At Kathmandu’s Patan hospital, Gavi is funding impact studies on two vaccines that protect children against the main causes of deadly pneumonia: Haemophilus influenzae type b (Hib) and pneumococcal disease. Three doctors who are leading these studies identify four ways in which Patan’s pioneering research is shaping Nepal’s immunisation policy.

This video shows how disease burden and impact studies at Patan have guided the national introduction of Haemophilus influenzae type b and pneumococcal vaccines, which protect children against the two main causes of pneumonia.


“Some countries are unaware of the burden of Hib and pneumococcal disease in young children,” says Dr Andrew J Pollard, Professor of Paediatric Infection and Immunity, University of Oxford, which partners with Gavi to support Patan’s vaccine impact studies. “Generating data which shows there is a burden, is essential to provide the key evidence governments need to drive the introduction of immunisation programmes that prevent the causes of pneumonia in young children.”


When Nepal introduced pneumococcal vaccine in 2015, it became the first Gavi-supported country to use a 2+1 vaccination schedule – two primary doses plus a booster dose – as opposed to the more standard 3+0 schedule – three primary doses – that is administered in most countries. The decision was based on data generated at Patan hospital showing that immunity in the second year of a child’s life was better with a 2+1 schedule than with a 3+0.

“Our study definitely helped the government make the final decision to use a 2+1 schedule for pneumococcal vaccination,” says Professor Shrijana Shrestha, Dean of the Academy of Health Science at Patan hospital. “Our experience could be very useful to our neighbouring countries as well.”


Patan’s Chief Paediatrican, Dr Imran Ansari, estimates that prior to the addition of Haemophilus influenzae type b (Hib) vaccine into Nepal’s routine immunisation schedule, over a quarter of the 1,500–2,000 children admitted to his ward each year had pneumonia. “Even though the impact studies have not been published yet, it is my general impression that after the introduction of the Hib vaccine, the incidence of pneumonia has gone down,” says Dr Ansari.


In addition to studying the effectiveness of the pneumococcal vaccine in reducing disease, Patan’s study is also assessing the long-term economic impact of preventing pneumonia, both for families and the government. “We’re looking at health economics,” says Dr Pollard, “By preventing disease, how have we changed the health of the population? What impact does that have economically, both for families who may no longer have to look after a sick child, and for the healthcare system?”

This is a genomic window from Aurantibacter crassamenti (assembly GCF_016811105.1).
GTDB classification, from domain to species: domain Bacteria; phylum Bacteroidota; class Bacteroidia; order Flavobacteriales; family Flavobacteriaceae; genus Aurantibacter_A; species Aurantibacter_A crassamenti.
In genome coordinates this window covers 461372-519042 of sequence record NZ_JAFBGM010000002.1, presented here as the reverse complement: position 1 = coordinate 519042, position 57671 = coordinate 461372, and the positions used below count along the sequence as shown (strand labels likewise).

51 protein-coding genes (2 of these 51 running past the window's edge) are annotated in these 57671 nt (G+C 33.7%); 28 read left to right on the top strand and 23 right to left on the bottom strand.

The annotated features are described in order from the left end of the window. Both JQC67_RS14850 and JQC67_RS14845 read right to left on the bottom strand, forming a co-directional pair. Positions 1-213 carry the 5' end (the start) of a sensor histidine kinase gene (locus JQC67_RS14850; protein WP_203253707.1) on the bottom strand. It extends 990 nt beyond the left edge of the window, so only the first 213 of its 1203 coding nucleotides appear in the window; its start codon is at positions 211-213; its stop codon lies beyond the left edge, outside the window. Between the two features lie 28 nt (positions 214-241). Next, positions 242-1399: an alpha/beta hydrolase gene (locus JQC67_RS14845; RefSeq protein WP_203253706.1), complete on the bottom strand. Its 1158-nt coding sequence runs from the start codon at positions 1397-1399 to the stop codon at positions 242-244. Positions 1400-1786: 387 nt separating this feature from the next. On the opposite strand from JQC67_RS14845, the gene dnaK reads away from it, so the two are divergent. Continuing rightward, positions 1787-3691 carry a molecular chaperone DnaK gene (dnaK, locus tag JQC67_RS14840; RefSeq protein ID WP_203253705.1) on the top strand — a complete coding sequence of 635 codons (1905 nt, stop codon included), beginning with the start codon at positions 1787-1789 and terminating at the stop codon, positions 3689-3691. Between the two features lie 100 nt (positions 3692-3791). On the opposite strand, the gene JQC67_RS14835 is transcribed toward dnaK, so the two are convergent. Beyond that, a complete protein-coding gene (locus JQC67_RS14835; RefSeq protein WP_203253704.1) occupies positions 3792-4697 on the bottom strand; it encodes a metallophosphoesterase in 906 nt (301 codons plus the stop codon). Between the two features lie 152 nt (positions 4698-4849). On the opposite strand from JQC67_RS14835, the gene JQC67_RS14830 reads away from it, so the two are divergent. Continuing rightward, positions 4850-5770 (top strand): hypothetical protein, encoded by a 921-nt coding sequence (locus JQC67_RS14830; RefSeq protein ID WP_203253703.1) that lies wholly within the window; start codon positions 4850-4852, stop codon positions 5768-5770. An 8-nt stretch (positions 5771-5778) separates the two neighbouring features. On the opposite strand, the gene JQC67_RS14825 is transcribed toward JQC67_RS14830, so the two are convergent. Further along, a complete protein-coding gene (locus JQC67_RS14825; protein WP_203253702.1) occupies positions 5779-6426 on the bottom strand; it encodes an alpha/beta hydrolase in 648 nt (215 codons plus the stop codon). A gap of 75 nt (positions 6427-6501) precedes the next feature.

What vaccine impact studies does Gavi support?

The Vaccine Alliance is funding a series of studies around the world to help demonstrate the impact of pneumococcal and rotavirus vaccines in Gavi-supported countries. These vaccines protect children against the main vaccine-preventable causes of pneumonia and diarrhoea – currently the world’s biggest child killers.

What is the objective?

The studies help us learn more about the two vaccines and their impact on health – there is currently a lack of pneumococcal and rotavirus vaccine impact data in low- income countries, especially from Asia. Secondly, we hope that the studies will give policy-makers, both nationally and regionally, concrete evidence of how routine use of both these vaccines can impact health. These data will be especially important in the case of rotavirus because, to date, few Asian countries have introduced the vaccine.

Where are the studies taking place?

Ten targeted impact assessments are in progress across Africa and Asia. In addition, Gavi supports surveillance of invasive pneumococcal disease and rotavirus disease as well as vaccine safety monitoring at numerous sites across Gavi countries.

What are the main areas of focus of the pneumococcal vaccine impact studies?

The studies are evaluating two types of pneumococcal vaccine: PCV10 and PCV13, which protect against 10 and 13 strains of pneumococcal disease, respectively. Studies look at:

  • the effectiveness of the vaccine;
  • changes in the number of children hospitalised for pneumonia, meningitis and sepsis before and after the introduction of the vaccine; • overall pneumococcal vaccine coverage rates;
  • the impact on the local economy of healthier children and adults; and
  • the wider health impact of immunisation on local communities (if enough infants are immunised against pneumococcal disease, it becomes difficult for the disease to gain a foothold in the community – this offers some protection to those who are unable to receive vaccinations, known as herd immunity).

What about the rotavirus vaccine?

We hope that rotavirus impact studies across Africa, as well as in Haiti and Uzbekistan, will show the real-world impact of the vaccine on the number of hospitalisations for diarrhoea. The work will also measure the vaccine’s effectiveness when delivered through the routine immunisation schedulea.

a Health benefits of rotavirus vaccination in developing countries, Clinical Infectious Diseases, Volume 62 suppl 2, 1 May 2016


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